Also, the villains are kinda bare – the giant cosmic threat has those three words as his sole defining traits, and although the human guy is amusingly hammy, it just feels like he isn’t explored enough; is the scene where he’s kidnapped by the secret agents really the first scene you see him in? It establishes him as having similar slobby traits to Hal Jordan, but I don’t recall it actually giving the two any real connection outside of the Green vs. Yellow energy thing that happens later. Again with the Thor comparisons, Loki is Thor’s brother and there’s the drama surrounding his heritage as one of the Ice Giants; he’s a good person, but he just trails down the wrong path through bad decisions, giving him and Thor an obvious parallel.

But psssh, forget story, right? Eye candy! It’s a really good visual effects like. Like, very good. My dad was originally interested in the movie at first because he’d heard reviews that said it’s one of the best movies to see in 3D, and it definitely seems like it would be; we watched it in 2D though, and I do prefer it that way.

As a narrative of special effects with an adequate story, it’s not bad; I sound like a real grouch here, but I enjoyed my time at the cinema with my chums. If you’re hoping for real cosmic superhero shit on the big screen, we’re still not there yet – humongous budgets can still only produce so much CGI, sadly!
Going back to my bit about DC’s marketing strategy, does the movie make me want to buy the Green Lantern comics? Well, not really. The movie did little to get me invested in the story, and it just gave me the impression that despite the few thousand members in the Corp., the one human is all that counts. Obviously a film is directed to a different audience than a comic book, and one would like to assume the more niche of the two would get a chance to explore storylines and themes in a more engaging manner, but the point is, the movie was a fair-enough two hour special effects fest, but it wasn’t the greatest of sales pitches.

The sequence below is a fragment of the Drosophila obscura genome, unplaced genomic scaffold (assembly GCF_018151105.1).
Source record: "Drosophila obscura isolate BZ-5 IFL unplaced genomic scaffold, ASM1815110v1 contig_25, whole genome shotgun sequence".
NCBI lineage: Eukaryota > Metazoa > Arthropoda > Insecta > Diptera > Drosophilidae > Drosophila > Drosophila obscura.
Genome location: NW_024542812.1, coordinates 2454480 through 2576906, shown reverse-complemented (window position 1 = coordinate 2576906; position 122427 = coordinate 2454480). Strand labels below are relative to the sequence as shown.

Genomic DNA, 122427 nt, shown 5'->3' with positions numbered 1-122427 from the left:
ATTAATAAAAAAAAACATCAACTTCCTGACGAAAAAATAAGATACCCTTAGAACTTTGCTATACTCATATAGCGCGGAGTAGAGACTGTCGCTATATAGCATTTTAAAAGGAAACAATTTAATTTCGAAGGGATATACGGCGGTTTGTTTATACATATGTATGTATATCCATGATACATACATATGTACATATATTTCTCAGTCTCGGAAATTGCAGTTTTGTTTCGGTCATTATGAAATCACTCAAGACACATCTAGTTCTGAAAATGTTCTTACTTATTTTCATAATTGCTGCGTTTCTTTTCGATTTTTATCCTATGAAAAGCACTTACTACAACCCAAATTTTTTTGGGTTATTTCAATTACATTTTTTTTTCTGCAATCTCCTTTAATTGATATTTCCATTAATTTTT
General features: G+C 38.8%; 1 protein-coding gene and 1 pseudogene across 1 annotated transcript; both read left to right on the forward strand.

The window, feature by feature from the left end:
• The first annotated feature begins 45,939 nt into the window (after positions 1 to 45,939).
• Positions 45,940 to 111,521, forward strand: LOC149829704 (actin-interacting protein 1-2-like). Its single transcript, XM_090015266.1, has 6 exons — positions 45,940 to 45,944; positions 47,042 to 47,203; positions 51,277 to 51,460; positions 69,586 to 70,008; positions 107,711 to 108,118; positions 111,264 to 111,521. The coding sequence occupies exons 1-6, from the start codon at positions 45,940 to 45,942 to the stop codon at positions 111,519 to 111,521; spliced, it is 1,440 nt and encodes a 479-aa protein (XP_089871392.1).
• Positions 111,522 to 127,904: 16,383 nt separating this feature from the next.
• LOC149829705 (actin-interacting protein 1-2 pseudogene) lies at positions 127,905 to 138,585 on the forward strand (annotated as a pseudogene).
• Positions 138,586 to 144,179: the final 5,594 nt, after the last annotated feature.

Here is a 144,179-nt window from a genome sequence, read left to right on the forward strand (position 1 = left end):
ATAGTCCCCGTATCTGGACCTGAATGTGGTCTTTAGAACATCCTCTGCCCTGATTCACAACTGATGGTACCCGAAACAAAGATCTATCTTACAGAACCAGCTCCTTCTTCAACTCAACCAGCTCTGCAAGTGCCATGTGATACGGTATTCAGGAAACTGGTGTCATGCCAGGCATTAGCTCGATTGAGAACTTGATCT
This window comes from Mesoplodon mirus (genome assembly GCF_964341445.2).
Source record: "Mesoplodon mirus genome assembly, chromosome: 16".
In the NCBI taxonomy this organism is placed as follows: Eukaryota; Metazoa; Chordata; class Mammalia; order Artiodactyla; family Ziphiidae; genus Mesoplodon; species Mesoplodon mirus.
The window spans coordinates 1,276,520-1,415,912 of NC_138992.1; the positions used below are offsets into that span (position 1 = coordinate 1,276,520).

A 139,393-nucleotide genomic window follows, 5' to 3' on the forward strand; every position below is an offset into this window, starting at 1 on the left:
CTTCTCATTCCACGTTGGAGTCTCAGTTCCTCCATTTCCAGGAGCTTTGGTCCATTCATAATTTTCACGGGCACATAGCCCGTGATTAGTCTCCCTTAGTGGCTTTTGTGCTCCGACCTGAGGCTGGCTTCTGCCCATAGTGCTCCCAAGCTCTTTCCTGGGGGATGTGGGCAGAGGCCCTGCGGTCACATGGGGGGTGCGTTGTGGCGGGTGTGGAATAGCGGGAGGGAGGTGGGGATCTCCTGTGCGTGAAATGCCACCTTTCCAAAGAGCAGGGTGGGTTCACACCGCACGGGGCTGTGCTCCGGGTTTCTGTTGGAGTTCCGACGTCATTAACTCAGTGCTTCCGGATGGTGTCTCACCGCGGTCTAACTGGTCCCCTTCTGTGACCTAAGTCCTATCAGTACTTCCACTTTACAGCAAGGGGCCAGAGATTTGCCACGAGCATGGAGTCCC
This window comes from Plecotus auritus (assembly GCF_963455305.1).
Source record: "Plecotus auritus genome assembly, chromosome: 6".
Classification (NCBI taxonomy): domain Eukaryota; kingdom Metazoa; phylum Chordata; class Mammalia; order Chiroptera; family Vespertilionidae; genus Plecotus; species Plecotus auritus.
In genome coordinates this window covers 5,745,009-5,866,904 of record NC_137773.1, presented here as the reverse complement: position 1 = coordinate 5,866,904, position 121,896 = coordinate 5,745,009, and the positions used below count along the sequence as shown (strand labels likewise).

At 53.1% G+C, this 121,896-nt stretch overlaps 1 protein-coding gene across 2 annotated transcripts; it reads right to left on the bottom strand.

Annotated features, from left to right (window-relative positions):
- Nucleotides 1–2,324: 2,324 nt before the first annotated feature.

Bit of an unrelated tangent, but thought it was worth discussing – I know jack about the Green Lantern as a character, but the version I’m most familiar with (however vaguely that is) is John Stewart from the Justice League cartoons, who’s a black guy. And it got me wondering: what other superhero movies are there that have a black protagonist? Well, there’s Blade, I suppose, and there’s Steel, however disconnected that was from the source material (or so I have heard!). Same goes for Catwoman, though I haven’t seen it and I’m sure there’s people out there who have to argue that Halle Barry isn’t black enough or something completely moronic like that. Although not based off any comic, I guess Hancock counts.
I’ve no idea what major differences there are between Hal Jordan and John Stewart, so what changes having one or the other as the leading character in the movie would be unknown to me, but I just thought it was intriguing. If anything, it would’ve been nice just for a bit of diversity – the DC reboot promotional material is so full of whities that it’s not funny.

 

Found an old doodle I’d never finished.

I’d intended to redraw the cover to Double Dungeons and make all the characters and creatures on it look even more dorky than usual; I drew them all in pen, but this was as far as I could when redrawing it in MS Paint. Looks a bit like Jeremy from 3D Movie Maker, except he forgot to put on a decent pair of pants.

One Comment

  1. MightyKombat wrote:

    The catwoman film had jack shit to do with the comics

    Thursday, July 7, 2011 at 2:43 pm | Permalink